The furor over a proposed Islamic center of worship near Ground Zero in Manhattan came to a head during the week of July 12 following a contentious hearing before a New York City landmark commission. People from both sides of the discussion are not ready to back down as the controversy heats up.

On one side of the controversy are those who want the existing building at the location declared a landmark, which would prevent its demolition. On the other side of the debate are those who do not want the existing building declared a landmark so as to be able to tear it down and replaced with a new multi-million dollar mosque.

“All you people here yelling at me don’t even know,” Dania Darwish, a young Muslim woman who claims members of her family were victims in the attacks on the World Trade Center on Sept. 11, 2001, said during the hearing according to CNN. “Maybe if a mosque were built, then you guys would know what Islam was about.”

While the three-hour hearing held by the city’s Landmark Preservation Commission featured many impassioned pleas such as Darwish’s, but at times the atmosphere in the room turned downright ugly. There were boos, vocal expressions of disrespect toward speakers and even face-to-face arguments.

The interfaith center and mosque’s proposed location is 45-47 Park Place. The current building at that location dates back to the mid-19th century, and the commission is conducting a study of whether or not to designate the building a landmark.

If the commission does not designate it a landmark, a coalition of Muslim groups including the Cordoba Initiative and the American Society for Muslim Advancement, will tear the structure down to build the new center.

The Sept. 11 attacks were carried out by Muslim extremists, and many see the creation of an Islamic worship center so close to the site as disrespectful to those who died that day.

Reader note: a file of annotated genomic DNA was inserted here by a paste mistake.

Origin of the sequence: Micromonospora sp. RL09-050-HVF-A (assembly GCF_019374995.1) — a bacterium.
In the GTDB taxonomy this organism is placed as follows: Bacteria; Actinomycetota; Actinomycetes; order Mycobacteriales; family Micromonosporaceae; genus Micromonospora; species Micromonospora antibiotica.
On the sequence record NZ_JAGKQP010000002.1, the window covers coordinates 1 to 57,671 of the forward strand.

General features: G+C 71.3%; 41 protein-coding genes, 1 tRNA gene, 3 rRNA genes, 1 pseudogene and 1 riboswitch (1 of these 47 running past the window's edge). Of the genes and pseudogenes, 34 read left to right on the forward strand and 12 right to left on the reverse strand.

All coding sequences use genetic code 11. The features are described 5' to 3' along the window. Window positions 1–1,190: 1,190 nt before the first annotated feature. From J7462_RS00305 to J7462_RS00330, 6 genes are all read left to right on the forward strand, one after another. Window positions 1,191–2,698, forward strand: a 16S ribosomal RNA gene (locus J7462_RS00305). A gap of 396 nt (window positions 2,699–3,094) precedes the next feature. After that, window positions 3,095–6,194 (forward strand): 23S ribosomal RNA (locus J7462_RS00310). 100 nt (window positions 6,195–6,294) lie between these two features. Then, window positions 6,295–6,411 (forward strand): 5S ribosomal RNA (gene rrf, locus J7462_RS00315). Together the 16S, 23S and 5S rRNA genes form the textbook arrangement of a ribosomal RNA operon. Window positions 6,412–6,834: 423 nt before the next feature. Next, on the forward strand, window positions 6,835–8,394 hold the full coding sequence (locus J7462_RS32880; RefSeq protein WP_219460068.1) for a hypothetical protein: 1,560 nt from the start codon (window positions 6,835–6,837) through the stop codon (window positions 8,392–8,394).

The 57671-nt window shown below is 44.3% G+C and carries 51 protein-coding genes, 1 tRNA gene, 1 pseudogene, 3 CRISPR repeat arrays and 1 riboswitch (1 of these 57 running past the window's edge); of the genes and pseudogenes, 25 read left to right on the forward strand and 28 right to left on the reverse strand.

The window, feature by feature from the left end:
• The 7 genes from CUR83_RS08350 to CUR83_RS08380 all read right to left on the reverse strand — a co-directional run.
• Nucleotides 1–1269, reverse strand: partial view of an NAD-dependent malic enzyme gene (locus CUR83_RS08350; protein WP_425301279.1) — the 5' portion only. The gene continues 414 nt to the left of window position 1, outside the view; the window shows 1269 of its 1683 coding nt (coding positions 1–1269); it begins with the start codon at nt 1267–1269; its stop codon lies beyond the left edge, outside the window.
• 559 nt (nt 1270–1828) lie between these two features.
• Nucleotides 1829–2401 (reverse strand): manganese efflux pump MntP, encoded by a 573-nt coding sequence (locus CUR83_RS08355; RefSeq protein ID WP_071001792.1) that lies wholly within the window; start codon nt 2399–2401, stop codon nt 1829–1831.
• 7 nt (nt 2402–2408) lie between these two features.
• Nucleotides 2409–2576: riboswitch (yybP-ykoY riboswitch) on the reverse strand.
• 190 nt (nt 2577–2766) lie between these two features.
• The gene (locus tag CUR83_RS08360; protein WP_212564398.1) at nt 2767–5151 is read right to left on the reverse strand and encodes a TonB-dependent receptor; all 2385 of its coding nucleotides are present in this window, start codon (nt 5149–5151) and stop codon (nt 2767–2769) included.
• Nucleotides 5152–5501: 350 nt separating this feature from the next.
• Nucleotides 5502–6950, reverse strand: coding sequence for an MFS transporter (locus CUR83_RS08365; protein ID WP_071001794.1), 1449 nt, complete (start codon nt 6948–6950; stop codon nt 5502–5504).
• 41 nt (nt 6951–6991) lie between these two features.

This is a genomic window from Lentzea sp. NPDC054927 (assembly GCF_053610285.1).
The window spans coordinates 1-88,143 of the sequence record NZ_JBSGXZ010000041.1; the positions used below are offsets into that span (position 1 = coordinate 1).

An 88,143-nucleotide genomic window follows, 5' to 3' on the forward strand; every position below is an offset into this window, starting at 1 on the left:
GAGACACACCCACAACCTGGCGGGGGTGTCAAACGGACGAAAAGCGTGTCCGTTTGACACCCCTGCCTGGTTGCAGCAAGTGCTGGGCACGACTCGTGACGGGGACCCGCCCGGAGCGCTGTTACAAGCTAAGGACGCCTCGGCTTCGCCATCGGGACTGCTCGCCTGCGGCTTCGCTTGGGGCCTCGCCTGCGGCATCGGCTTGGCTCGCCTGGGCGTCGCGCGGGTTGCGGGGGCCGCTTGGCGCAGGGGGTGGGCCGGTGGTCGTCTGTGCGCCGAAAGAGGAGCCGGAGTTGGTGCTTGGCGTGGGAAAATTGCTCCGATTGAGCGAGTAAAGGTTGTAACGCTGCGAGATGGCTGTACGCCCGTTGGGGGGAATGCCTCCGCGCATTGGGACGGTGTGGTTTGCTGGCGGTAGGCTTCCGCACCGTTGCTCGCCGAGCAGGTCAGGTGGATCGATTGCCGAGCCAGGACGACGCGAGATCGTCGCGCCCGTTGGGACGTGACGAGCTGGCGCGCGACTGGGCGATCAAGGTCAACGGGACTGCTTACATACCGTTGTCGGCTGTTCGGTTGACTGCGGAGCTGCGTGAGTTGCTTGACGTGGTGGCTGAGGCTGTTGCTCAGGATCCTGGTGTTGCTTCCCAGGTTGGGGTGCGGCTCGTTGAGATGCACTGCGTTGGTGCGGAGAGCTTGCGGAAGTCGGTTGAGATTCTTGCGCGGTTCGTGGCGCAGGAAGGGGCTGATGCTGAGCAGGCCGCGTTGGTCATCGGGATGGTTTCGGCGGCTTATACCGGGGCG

Lee Hanson, whose son, daughter-in-law and granddaughter were aboard the first plane that crashed into the World Trade Center, told The New York Times that he would have a difficult time seeing past a mosque being built so close to Ground Zero.

“I don’t deny anyone a church or a mosque, but if I were to walk by that mosque, I would think of my son’s plane,” he said.

Rick Lazio, a Republican gubernatorial candidate in New York, questioned the funding for the facility. “I would ask that, given the context of this decision, you’d give people the time to have these questions answered,” he told CNN.

Many prominent Islamic groups said they believe the opposition reflects xenophobia. They say opponents need to see that, overwhelmingly, Muslims around the country are proud American citizens.

“This is America. People have the right to buy property, develop and worship as they see fit,” Ibrahim Hooper, communications director for the Council on American-Islamic Relations, told the AFRO. “They’re not going to be stopped by … anti-Muslim bigots who are seeking to marginalize the American-Muslim community and demonize Islam.”

Nonetheless, Hooper said he is concerned that fear instilled by the opposition will block construction of the center “In today’s world, sometimes, if you’re able to frighten enough people through misinformation and disinformation you can get your way,” he said. “God willing, it will be built.”


George Barnette

Special to the AFRO